The Rev. and Mrs. Cossaboon were married February 9, 1901, at Bridgeton, N.J. , at the home of Mr. and Mrs. Walter Horner, a brother-in-law and sister of Mrs. Cossaboon. The Rev. Lewis D. Stultz, D.C., minister of the Bridgeport Methodist Church officiated. Mrs. Cossaboon’s maiden name was Miss Lillian Pierce and she was a daughter of Mr. and Mrs. Ward Pierce of Bridgeton. At the time of their marriage Mr. Cossaboon was employed in the glass industry and was president of the Bridgeton Glass Bottle Blowers which then had a membership of approximately 2,500. Four years later Mr. Cossaboon entered the ministry, having pursued special theological courses in the Methodist Conferences at Alexandria, Va.  He earned his Ph. B. in 1920 and his D. D. degree in 1925 at Oskaloosa College in Ia. His first charge was at Fox Hill, Va. He served various places in New York and New Jersey until transferred to the Addison-Rathbone M.E. charge in October of 1939. In 1913-1912 Mr. Cossaboon had served at Woodhull.
Since coming here, Mr. Cossaboon has been successful in his ministerial work, increased the membership in both Addison and Rathbone. Mrs. Cossaboon is active with the church societies. They are both active in local civil organizations and have many loyal friends in the community.

  • Debi Austen - August 23, 2011 - 4:39 pm

    I love when they share all of that information. If our ancestors only knew how much we love to read these articles about them!ReplyCancel

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Thomas Stafford was my husband’s 4th great grandfather.  He was a Quaker.

His will was written on 27 Oct 1863 in Mahaska County, IA.

Will of Thomas Stafford

Last Will and testament of Thomas Stafford of Mahaska County and State of Iowa.
First  I give to my beloved wife Elizabeth Stafford the interest of One Thousand Dollars during her natural lifetime.  I direct that One Thousand Dollars be loaned and the interest thereof be paid to her Semi annually if needed by my Executors hereinafter named
Second   I give and bequeath to my son Brantley Stafford One Thousand three hundred and Ninety-one Dollars
3d  I give + bequeath to my son Elias Stafford One Thousand Three hundred + Ninety one dollars.
4th  I give + bequeath to my son Eli Stafford One Thousand Three hundred and Ninety One Dollars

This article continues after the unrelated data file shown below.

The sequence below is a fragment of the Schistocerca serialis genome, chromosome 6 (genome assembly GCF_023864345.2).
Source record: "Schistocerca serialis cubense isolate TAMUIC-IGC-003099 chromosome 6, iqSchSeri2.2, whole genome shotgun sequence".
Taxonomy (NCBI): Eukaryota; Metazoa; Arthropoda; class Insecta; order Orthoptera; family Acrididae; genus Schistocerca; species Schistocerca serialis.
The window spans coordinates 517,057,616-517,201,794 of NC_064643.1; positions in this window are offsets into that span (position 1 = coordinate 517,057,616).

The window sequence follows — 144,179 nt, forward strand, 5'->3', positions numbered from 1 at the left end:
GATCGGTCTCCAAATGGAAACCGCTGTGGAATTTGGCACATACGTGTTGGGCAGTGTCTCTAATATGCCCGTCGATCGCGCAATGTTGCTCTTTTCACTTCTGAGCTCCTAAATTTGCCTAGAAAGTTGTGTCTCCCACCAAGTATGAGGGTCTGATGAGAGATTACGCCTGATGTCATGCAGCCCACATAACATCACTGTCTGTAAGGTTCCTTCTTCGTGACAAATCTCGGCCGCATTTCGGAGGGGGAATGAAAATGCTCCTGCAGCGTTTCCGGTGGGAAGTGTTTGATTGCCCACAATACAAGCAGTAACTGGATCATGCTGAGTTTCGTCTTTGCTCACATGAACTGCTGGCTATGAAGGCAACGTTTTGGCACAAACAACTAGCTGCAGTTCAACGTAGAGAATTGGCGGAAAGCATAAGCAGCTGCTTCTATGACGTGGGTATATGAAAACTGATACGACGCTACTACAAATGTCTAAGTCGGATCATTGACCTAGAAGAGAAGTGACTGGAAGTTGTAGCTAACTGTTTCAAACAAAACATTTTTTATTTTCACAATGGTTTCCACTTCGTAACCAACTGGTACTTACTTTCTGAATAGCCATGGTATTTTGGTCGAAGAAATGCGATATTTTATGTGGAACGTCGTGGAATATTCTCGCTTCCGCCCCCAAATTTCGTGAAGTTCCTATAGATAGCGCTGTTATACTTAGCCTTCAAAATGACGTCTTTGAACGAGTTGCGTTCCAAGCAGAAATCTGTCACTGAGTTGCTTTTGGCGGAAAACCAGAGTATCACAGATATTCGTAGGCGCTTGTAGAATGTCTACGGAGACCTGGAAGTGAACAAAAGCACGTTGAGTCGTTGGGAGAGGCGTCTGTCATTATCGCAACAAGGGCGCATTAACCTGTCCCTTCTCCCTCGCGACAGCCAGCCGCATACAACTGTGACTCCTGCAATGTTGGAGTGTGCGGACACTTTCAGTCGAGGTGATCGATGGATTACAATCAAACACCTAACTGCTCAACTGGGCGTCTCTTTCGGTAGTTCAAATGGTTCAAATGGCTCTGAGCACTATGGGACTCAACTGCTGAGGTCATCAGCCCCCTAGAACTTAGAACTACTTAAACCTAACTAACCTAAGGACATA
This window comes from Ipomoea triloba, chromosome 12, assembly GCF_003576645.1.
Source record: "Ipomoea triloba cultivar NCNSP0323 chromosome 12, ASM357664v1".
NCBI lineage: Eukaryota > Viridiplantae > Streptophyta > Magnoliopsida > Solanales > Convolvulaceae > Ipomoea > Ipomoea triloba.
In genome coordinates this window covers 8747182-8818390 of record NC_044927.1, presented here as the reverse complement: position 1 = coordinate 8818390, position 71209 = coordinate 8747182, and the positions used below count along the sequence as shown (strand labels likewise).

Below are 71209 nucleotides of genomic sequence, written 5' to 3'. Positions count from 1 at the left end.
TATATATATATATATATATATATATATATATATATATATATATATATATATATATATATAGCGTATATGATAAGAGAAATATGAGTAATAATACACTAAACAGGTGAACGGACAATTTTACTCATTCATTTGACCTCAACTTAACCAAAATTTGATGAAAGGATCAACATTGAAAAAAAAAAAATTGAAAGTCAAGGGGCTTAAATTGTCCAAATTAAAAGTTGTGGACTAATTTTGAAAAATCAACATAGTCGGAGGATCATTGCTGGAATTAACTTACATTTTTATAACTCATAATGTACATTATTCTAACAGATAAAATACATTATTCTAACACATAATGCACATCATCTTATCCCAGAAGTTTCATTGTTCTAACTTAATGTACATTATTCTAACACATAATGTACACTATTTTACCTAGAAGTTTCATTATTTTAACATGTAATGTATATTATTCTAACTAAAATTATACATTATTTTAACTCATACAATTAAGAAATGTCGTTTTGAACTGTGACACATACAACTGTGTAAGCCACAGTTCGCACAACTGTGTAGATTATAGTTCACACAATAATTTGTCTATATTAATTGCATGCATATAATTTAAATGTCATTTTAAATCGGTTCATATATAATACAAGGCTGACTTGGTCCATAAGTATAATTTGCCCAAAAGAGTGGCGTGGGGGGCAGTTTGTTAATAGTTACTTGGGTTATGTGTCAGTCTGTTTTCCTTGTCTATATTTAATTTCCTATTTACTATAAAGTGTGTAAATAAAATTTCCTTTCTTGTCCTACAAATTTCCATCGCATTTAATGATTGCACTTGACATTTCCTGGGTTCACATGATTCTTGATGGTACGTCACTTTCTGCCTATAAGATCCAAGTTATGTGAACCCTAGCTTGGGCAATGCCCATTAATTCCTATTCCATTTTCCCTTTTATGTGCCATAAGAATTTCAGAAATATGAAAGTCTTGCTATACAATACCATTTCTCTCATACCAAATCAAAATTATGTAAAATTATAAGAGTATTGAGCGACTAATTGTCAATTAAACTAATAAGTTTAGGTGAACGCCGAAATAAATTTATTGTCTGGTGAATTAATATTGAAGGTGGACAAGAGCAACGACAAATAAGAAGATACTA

5th   I give to my son Henry Stafford two notes of hand that I hold on him for one hundred + Seventy dollars dated May 8th 1854 + one for Four hundred Dollars dated August 28th 1863
6th  I give and bequeath to my son William Stafford fournotes that I hold on him, one for One Thousand Dollars dated January 1st 1859, one of same date for Two hundred + thirty dollars + 3 cts, one for forty-five +70/100 dated May 28th 1861.  Also Four hundred Dollars due me on a house + Lot I Sold him
7th  I give + bequeath to my son Elam Stafford One Thousand + Sixty Nine dollars
8th  I give + bequeath to my daughter Philaner Atkins Eighty three Dollars
9th I give + bequeath to my Grand daughter Abigail Robbins the sum of Fifty dollars
10th  I give + bequeath to my Grand Daughter Philana Shaw Fifty Dollars
11th  I give + bequeath to my GrandSon James M Shaw Fifty Dollars
12th  I give + bequeath to my Grand Daughter Louisa Shaw Fifty Dollars
13th  I give + bequeath to my Grand Son Ebenezer Shaw Fifty dollars
14th  I give + bequeath to my Grand Daughter Mary H. Shaw Fifty Dollars
15th  I give + bequeath to my Grand Son William H. Shaw Fifty dollars
16th  I give + bequeath to my Grand Daughter Mariah Coffin Ten Dollars
17th  I give + bequeath to my GrandSon Thomas McCleain One Dollar
18th  I give and bequeath to my Grandson Alexander McCleain Ten Dollars
19th  I give + bequeath to my Grandson William H. McCleain Ten Dollars
20th  I give + bequeath to my GrandSon Elam McCleain Ten______
21st  I give + bequeath to my GrandSon Brantley McCleain One hundred and Seventeen Dollars
22d  I give + bequeath to my Grand Daughter Elizabeth McCleain Ten Dollars

And I further direct that all my Real Estate be sold and conveyed by my Executors on the following terms.  That public notice be given at least four weeks before the sale, and sold at Auction to the highest bidder on a credit not exceeding twelve months.  The purchaser giving his note, with interst from date of Sale with approved Security.
I further give to my beloved wife the household + kitchen furniture, except one bed + the furniture therefor which I give + bequeath to my Grandson Brantley McCleain
All the balance of my property and effects I direct to be sold at public Sale by my Executors
I also direct the One Thousand Dollars set apart for the use and benefit of my Wife (or so much of it as shall not be required for her comfort) shall be at her death divided equally between my children
I now appoint Daniel Pressnall and Andrew C. Williams my Executors.  This 27th day of 10th month A.D. 1863
Attest John Stanley
Charles Wing
John Lamborn
Thomas Stafford

  • Jessica Green - August 25, 2011 - 12:15 pm

    Thank you for sharing this Will. I find it fascinating to see how one’s ancestors decided to split up their belongings to their many children. It begs the question, what did little Thomas McCleain do to deserve just one dollar? We may never know… :)ReplyCancel

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Samuel Weeks was my husband’s 3rd great-grandfather.

His obituary was published in the Evening Tribune in Jeffersonville, Clark, Indiana, on 10 July 1895.


Rev. Samuel Weeks one of the pioneer ministers of the Methodist Church of the State died at 1 pm today, at his home on Maple street, between Spring and Wall, aged 83 yrs.
Deceased was a resident of Blother Station, Scott County, until three weeks ago, when he moved to this city and was taken dangerously ill almost immediately after.  He was a native of New York, but had been a resident of Indiana for many years.
At one time he was pastor of Utica and later of Lexington church.  His widow is a sister of J.T. and Horace Hopkins.  He leaves three children all of whom are residents of the West.
The funeral takes place tomorrow morning, at 10:30 o’clock.  The interment will be at Walnut Hill Cemetery, in Clark County.